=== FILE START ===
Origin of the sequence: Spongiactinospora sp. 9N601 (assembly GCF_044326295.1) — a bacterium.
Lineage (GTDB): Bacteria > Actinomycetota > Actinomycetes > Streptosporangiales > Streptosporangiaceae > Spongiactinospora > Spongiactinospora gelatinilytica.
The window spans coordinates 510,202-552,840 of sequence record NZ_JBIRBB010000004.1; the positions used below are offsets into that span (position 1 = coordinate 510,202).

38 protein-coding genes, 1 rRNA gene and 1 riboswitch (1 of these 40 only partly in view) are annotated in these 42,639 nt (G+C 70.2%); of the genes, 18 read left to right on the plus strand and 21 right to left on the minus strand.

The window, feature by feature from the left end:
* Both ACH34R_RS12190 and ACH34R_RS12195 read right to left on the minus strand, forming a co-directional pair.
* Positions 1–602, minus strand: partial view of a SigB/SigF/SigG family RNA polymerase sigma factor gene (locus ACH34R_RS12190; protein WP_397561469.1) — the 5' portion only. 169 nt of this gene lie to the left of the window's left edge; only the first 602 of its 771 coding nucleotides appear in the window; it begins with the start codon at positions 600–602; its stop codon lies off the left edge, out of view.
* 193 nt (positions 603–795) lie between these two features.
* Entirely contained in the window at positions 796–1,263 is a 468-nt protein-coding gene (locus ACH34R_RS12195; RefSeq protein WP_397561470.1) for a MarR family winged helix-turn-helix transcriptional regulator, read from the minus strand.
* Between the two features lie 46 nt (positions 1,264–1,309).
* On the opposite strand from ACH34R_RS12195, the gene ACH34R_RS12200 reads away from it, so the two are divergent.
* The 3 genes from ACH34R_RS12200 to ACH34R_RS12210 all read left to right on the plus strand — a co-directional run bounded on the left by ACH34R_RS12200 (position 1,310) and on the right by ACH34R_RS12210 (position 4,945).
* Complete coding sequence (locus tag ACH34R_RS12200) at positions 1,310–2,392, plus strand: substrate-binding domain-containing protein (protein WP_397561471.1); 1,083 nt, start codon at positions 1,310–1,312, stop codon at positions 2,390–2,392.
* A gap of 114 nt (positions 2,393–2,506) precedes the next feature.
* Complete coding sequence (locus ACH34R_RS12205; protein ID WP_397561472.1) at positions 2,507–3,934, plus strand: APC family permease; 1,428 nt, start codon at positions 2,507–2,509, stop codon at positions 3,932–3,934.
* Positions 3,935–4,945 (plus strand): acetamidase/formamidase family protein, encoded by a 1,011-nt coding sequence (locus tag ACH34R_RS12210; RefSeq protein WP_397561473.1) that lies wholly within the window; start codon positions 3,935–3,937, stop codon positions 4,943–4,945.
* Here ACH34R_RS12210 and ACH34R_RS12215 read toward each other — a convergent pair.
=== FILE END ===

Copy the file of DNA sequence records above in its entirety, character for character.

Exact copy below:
Origin of the sequence: Spongiactinospora sp. 9N601 (assembly GCF_044326295.1) — a bacterium.
Lineage (GTDB): Bacteria > Actinomycetota > Actinomycetes > Streptosporangiales > Streptosporangiaceae > Spongiactinospora > Spongiactinospora gelatinilytica.
The window spans coordinates 510,202-552,840 of sequence record NZ_JBIRBB010000004.1; the positions used below are offsets into that span (position 1 = coordinate 510,202).

38 protein-coding genes, 1 rRNA gene and 1 riboswitch (1 of these 40 only partly in view) are annotated in these 42,639 nt (G+C 70.2%); of the genes, 18 read left to right on the plus strand and 21 right to left on the minus strand.

The window, feature by feature from the left end:
* Both ACH34R_RS12190 and ACH34R_RS12195 read right to left on the minus strand, forming a co-directional pair.
* Positions 1–602, minus strand: partial view of a SigB/SigF/SigG family RNA polymerase sigma factor gene (locus ACH34R_RS12190; protein WP_397561469.1) — the 5' portion only. 169 nt of this gene lie to the left of the window's left edge; only the first 602 of its 771 coding nucleotides appear in the window; it begins with the start codon at positions 600–602; its stop codon lies off the left edge, out of view.
* 193 nt (positions 603–795) lie between these two features.
* Entirely contained in the window at positions 796–1,263 is a 468-nt protein-coding gene (locus ACH34R_RS12195; RefSeq protein WP_397561470.1) for a MarR family winged helix-turn-helix transcriptional regulator, read from the minus strand.
* Between the two features lie 46 nt (positions 1,264–1,309).
* On the opposite strand from ACH34R_RS12195, the gene ACH34R_RS12200 reads away from it, so the two are divergent.
* The 3 genes from ACH34R_RS12200 to ACH34R_RS12210 all read left to right on the plus strand — a co-directional run bounded on the left by ACH34R_RS12200 (position 1,310) and on the right by ACH34R_RS12210 (position 4,945).
* Complete coding sequence (locus tag ACH34R_RS12200) at positions 1,310–2,392, plus strand: substrate-binding domain-containing protein (protein WP_397561471.1); 1,083 nt, start codon at positions 1,310–1,312, stop codon at positions 2,390–2,392.
* A gap of 114 nt (positions 2,393–2,506) precedes the next feature.
* Complete coding sequence (locus ACH34R_RS12205; protein ID WP_397561472.1) at positions 2,507–3,934, plus strand: APC family permease; 1,428 nt, start codon at positions 2,507–2,509, stop codon at positions 3,932–3,934.
* Positions 3,935–4,945 (plus strand): acetamidase/formamidase family protein, encoded by a 1,011-nt coding sequence (locus tag ACH34R_RS12210; RefSeq protein WP_397561473.1) that lies wholly within the window; start codon positions 3,935–3,937, stop codon positions 4,943–4,945.
* Here ACH34R_RS12210 and ACH34R_RS12215 read toward each other — a convergent pair.